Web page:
Posts Tagged A Retrieved Reformation
My class of fifth graders staged a nifty trio of plays recently. Eric paced about the stage as the insanely villainous narrator in The Tell-Tale Heart, Jacqueline put on her best 1930’s gangster dialect, performing the roll of safe-cracking Jimmy Valentine in A Retrieved Reformation, and Emilee engaged us with a delightful French accent in The Necklace. Though staging these plays can be hard work for the teacher, the rewards are gargantuan. Some good props—a cardboard safe for the gangster play, for example—help turn the plays into memorable performances, but over the twenty-plus years of doing this stuff, I’ve come to the conclusion that for young actors, there are five areas of greatest importance.
Projection: I’m not a believer in microphones. Instead, I want students to “fling” their voice into the audience, to “almost yell” their lines—and by way of example, I admit to myself doing a lot of shouting to help get them there.
Attention: Students often get lost in the performance, becoming spectators instead of performers. My best performers pay attention to the script so they come in on cue. We repeat whole scenes over and over again until performers recognize their cues without thinking.
Characterization: Memorable performances come from actors who use dialect, accents, and inflection to put personality into their parts. Jacky’s gangster dialect, Emiliee’s French accent—they brought their plays to life!
Enunciation: I’m painfully aware of my own tendency to mumble—especially when in a rush—and I bet you’ll agree your students have the same issue. We want our kids to slow down and speak crisply. This flies in the face of so-called “fluency standards” in which success is measured by words per minute, so you might have to do some “unteaching” to get your kids to enunciate properly on stage.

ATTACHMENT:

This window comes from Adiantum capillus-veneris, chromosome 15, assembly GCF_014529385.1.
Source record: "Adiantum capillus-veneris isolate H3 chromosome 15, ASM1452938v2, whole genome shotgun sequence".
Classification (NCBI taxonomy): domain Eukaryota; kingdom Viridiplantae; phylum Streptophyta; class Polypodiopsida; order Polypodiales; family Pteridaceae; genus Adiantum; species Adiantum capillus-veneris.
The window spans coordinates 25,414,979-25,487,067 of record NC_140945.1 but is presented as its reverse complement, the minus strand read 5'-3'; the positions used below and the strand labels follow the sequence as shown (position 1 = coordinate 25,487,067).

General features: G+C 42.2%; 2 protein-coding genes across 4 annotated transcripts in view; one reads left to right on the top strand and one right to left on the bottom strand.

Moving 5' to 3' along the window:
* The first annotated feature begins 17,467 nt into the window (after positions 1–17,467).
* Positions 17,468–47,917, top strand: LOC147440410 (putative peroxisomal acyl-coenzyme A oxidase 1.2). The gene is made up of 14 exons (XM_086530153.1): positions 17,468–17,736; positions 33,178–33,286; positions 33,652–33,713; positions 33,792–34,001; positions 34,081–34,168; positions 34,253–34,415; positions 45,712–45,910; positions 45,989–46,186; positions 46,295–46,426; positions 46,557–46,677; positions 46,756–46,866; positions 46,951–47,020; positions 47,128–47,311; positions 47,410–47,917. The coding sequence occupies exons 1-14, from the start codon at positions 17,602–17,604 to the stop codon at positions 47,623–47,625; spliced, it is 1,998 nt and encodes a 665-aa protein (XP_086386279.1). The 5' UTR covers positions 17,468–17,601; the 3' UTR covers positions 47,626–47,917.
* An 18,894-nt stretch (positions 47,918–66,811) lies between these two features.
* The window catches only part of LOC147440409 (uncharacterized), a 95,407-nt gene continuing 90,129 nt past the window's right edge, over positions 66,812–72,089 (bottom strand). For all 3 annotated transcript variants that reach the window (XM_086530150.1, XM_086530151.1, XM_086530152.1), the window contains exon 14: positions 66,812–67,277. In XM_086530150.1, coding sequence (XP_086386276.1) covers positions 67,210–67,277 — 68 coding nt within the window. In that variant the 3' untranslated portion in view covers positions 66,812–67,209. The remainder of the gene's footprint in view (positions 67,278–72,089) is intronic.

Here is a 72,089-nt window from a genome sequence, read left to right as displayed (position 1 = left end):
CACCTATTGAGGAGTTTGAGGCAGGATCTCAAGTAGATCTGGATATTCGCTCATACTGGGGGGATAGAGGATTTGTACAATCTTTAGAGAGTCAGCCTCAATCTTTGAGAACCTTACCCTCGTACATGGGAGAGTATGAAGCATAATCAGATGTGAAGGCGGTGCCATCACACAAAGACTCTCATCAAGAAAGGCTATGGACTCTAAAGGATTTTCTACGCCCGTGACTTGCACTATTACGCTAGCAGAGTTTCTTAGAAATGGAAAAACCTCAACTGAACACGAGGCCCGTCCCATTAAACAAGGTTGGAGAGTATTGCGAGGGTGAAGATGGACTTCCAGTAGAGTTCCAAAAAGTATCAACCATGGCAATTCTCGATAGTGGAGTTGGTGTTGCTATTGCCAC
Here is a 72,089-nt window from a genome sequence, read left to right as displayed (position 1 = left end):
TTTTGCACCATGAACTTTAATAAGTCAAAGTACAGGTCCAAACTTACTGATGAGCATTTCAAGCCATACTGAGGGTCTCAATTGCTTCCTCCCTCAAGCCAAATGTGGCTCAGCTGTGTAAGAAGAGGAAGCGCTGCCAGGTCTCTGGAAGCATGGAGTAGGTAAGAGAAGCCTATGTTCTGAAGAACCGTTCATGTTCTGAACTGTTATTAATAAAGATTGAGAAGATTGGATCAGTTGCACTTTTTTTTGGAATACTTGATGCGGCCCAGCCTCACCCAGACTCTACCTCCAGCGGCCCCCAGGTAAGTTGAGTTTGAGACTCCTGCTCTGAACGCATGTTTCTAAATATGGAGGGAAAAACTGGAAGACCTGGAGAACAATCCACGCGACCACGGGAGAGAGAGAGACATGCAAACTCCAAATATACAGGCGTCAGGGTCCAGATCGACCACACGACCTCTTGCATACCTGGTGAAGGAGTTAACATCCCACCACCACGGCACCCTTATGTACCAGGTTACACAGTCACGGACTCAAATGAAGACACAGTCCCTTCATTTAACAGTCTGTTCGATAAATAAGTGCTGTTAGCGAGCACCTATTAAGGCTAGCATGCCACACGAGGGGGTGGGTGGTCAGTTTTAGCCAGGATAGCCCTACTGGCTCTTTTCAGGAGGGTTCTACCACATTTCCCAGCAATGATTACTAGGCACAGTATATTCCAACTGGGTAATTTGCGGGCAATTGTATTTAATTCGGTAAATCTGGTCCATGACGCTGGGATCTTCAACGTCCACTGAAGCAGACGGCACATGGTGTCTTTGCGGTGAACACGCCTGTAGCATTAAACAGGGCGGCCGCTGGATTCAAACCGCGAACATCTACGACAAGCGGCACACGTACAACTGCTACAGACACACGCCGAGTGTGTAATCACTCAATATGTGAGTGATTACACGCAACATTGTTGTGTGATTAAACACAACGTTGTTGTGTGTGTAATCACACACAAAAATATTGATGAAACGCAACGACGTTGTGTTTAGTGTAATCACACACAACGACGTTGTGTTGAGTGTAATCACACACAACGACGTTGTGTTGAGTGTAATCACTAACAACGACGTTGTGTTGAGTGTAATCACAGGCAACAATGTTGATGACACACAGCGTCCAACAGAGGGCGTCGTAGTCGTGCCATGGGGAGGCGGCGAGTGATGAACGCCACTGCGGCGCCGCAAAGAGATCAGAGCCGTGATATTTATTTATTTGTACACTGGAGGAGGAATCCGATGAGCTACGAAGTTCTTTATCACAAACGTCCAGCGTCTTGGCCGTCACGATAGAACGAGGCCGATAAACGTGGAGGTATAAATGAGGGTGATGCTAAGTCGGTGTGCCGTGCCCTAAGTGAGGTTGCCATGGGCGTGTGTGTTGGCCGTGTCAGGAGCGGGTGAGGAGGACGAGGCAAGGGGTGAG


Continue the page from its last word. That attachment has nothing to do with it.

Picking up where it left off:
Direction: My kiddos think it’s funny when I say, “No one wants to see your rear end!” But said often enough, it does the trick to get kids facing the audience, a critical element when acting.
To help teachers turn kids into good actors and even better readers, I’ve put together a little poster called “5 Stage Acting Hacks for Kids.” It’s available for free on my TeachersPayTeachers site. If you like mnemonic devices, it uses the “PACED” acronym to help students remember the five elements. You can print it as an 8 ½ b 11 handout in color or a low-ink versions, or you can enlarge version #3 by 154% to create an 11×17 mini-poster.
I can gripe with the best of ‘em, and every year the teaching profession seems to provide plenty of new stuff to gripe about. My biggest gripe this year isn’t about class size (though I’ve had an exhausting 36 fourth graders), but instead, it’s about all the new bureaucracy associated with Common Core and the Smarter Balanced test. It seems to me our politicians and administrators have painted us into an academic corner. They’ve made teaching so complicated that it’s venturing toward the impossible
In my school, we’re currently mid-stream on the Smarter Balanced test. We’re finding the “performance task” to be a farce akin to safe-cracking and the test itself to be unnecessarily tricky and technologically unwieldy. It’s no wonder people all across the country are “opting-out”—156,000 in New York alone. The test is so bad and so unpopular that many of us are wondering if we’ll soon see the proverbial pendulum forced in the opposite direction. Let’s hope so. If you ask me, all this emphasis on testing is sucking the joy out of the classroom.
HBO’s “Tonight with John Oliver,” which you can find on YouTube, has a rant about standardized testing worth seeing (though it includes mature language). Oliver points out that the typical American public school student must complete as many as 130+ standardized tests during his or her school career. He also points out that since NCLB was enacted, our academic performance compared to the rest of the globe has actually decreased. So much for standardized testing saving the school system. Instead, the big winners in the testing game appear to be the test publishers. Corporate America. Go figure.
The experts say the point of all these tests is so that we can identify which of our students need extra help. Really? My hand is up! Pick me, please! I can already tell you which of my students need extra help. I can already tell you which of my students are unlikely to graduate. I can already tell you which of my students are likely to have a rough go of it in the real world. I don’t need a standardized test to figure it out. I can also tell you that testing these kids isn’t going to solve their problems.